Query: classification: "42.81"
|Authors||S. Turner, G.C. Cadée|
|Title||Dr Margaretha Brongersma-Sanders (1905-1996), Dutch scientist: an annotated bibliography of her work to celebrate 100 years since her birth|
|Keywords||history; biography; bibliography; M. Brongersma-Sanders; mass mortality research; upwelling; Shell|
|Abstract||Dr Margaretha Brongersma-Sanders, palaeontologist, pioneer geochemist, geobiologist and oceanographer, Officer of the Order of Oranje Nassau was born 100 years ago (February 20th, 1905) in Kampen in The Netherlands. The fields of research that she covered during her lifetime include taxonomy of recent and fossil, principally freshwater fish; “fish kills” and mass mortality in the sea (especially of fish); taphonomy and preservation of fish; upwelling; anoxic conditions, linked to fish mortality and the origin of bituminous black shales and oil; red tides and harmful algal blooms; trace metal enrichment in recent and fossil sediments, especially the Kupferschiefer; the origin of evaporites; algal mats and stromatolites. She was the first to categorise fish mass mortality, emphasizing algal blooms (red tides) and their importance in forming fish-bonebeds and noting their input to oil production especially in open sea upwelling sites. On this basis she spent a decade or more in the 1950s and 60s as a consultant to Shell and became a member of the Dutch Academy of Science Commission on Sea Research. Her major 1957 review is a famous classic in this field. She managed to keep her scientific interests and intellectual life alive at a time when being married and having children and conducting scientific research were not the norm; she even maintained a reasonable scientific career of sorts for the next 50 years, even after official retirement publishing her last scientific paper in 1992. Despite these achievements, which she did on her own terms, when Brongersma-Sanders died in 1996 the fact was hardly mentioned in the scientific press or to the worldwide community.|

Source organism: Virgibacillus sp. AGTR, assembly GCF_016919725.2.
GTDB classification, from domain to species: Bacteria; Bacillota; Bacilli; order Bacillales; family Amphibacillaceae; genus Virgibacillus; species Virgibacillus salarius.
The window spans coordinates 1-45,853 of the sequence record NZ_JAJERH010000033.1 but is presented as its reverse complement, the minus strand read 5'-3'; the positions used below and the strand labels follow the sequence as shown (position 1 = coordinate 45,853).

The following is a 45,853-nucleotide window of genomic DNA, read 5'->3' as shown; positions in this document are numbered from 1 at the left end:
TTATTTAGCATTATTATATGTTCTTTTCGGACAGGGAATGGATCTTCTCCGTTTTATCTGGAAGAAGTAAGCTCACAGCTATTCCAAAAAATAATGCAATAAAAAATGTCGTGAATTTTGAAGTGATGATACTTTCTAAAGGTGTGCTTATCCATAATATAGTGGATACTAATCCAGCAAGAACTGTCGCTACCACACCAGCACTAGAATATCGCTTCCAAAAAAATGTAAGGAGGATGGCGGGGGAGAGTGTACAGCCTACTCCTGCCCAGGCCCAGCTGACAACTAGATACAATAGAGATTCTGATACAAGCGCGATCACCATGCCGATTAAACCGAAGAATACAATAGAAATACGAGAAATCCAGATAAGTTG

|Classification||01.30 ; 42.81|
|Download paper|| http://www.repository.naturalis.nl/document/41261 |